WHAT THE OTHER PAPERS SAY THIS MORNING

FINANCIAL TIMES

OSBORNE BATTLE OVER WELFARE CUT
Plans by the chancellor to take £10bn a year, or almost £1 in £20, out of the welfare budget are being openly resisted by the department for work and pensions in the first sign of government infighting over the coming spending round. George Osborne made clear in last week’s Budget that further welfare savings were crucial if other departments were to be spared even deeper cuts after 2015.

WORLD BANK SELECTION A ‘HYPOCRISY TEST’
Ngozi Okonjo-Iweala, the Nigerian finance minister seeking to become the first non-American to lead the World Bank, has warned rich nations that the selection process will test their “level of hypocrisy”.

BALFOUR BEATTY WARNS OF JOB LOSSES
Balfour Beatty, the UK’s biggest construction company, has warned 12,000 staff in the UK they could lose their jobs as a result of the downturn in the building industry. With new infrastructure projects expected to fall sharply after the Olympics in London this year, the FTSE 250 company, which employs 50,000 people worldwide, said it was conducting a consultation process.

THE TIMES

INDIANS HEAD QUEUE FOR MARRIOTT
An Indian property investor has been selected as the preferred bidder for 42 Marriott hotels in the UK after offering almost £750m. Blue Mountain Real Estate Advisors is understood to have won a period of exclusivity to collect funding for a deal.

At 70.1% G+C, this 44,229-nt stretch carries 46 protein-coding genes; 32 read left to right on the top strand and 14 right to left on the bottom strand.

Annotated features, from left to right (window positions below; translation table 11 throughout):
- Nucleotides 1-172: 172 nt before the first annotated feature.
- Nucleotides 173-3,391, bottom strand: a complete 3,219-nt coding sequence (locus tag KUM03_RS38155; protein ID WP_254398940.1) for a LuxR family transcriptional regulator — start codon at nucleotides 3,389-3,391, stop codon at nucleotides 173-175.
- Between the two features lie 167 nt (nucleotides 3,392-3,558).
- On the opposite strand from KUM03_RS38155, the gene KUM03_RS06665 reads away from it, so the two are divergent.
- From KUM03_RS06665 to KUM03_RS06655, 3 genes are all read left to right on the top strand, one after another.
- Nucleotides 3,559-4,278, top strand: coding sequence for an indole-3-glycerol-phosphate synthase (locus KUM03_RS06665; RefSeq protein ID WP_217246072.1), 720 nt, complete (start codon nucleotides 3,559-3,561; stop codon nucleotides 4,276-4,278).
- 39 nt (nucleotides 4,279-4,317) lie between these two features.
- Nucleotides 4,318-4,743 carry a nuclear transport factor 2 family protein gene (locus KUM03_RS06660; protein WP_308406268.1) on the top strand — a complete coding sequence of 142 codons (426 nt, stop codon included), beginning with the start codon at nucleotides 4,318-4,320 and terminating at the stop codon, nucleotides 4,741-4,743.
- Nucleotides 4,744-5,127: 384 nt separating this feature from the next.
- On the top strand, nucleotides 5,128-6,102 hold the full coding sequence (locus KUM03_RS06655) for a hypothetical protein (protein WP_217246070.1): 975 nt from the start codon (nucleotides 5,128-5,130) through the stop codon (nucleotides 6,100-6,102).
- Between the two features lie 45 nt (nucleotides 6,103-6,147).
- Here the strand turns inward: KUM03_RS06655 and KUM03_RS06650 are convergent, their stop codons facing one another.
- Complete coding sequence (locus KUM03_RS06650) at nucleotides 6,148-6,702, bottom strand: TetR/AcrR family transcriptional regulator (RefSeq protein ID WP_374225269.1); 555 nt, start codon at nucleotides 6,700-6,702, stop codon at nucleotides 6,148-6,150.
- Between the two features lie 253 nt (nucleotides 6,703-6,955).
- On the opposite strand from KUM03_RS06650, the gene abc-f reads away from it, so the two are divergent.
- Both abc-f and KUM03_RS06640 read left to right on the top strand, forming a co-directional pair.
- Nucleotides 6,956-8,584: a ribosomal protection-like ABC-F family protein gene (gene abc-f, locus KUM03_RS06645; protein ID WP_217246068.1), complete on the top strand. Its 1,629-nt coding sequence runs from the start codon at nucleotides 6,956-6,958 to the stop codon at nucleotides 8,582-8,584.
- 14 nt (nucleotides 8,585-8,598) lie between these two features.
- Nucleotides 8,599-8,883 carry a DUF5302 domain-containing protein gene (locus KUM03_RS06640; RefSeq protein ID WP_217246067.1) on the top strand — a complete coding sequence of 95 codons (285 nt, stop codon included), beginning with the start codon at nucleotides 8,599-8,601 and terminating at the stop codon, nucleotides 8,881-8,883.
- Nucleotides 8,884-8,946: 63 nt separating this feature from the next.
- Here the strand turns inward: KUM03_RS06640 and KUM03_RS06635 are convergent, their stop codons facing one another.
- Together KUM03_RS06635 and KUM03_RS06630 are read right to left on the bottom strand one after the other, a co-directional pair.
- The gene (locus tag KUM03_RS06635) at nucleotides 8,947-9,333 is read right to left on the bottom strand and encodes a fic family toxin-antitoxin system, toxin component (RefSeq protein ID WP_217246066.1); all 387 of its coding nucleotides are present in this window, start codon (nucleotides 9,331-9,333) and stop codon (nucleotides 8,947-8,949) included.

SAMSUNG BACKS GREEN EXPERIMENT
Britain’s flagging efforts to clean up its dirty power stations have received a boost after Samsung took a 15 per cent stake in an experimental project in South Yorkshire.

The Daily Telegraph

TORY DONORS COULD STOP GIVING TO PARTY
Major Conservative donors are threatening to close their cheque books following the cash-for-access scandal because they are uncomfortable about the negative publicity.

VAUXHALL FACTORY FUTURE STILL UNCLEAR
Uncertainty still hangs over Vauxhall’s Ellesmere Port factory despite hopes that a board meeting of General Motors' European arm on Wednesday would lead to a decision over the plant's future. A spokeswoman said no decisions had yet been taken.

THE WALL STREET JOURNAL

REGULATOR CLOSES OLYMPIC PROBE
Japanese securities regulators ended their probe of Olympus, bringing the inquiry into one of the country's biggest corporate scandals closer to completion. Investigations by police and prosecutors continue, however.

BERTELSMANN CONSIDERS GOING PUBLIC
Bertelsmann AG, in a startling about-face, said it was considering an initial public offering as part of a broader strategic repositioning of the German media group.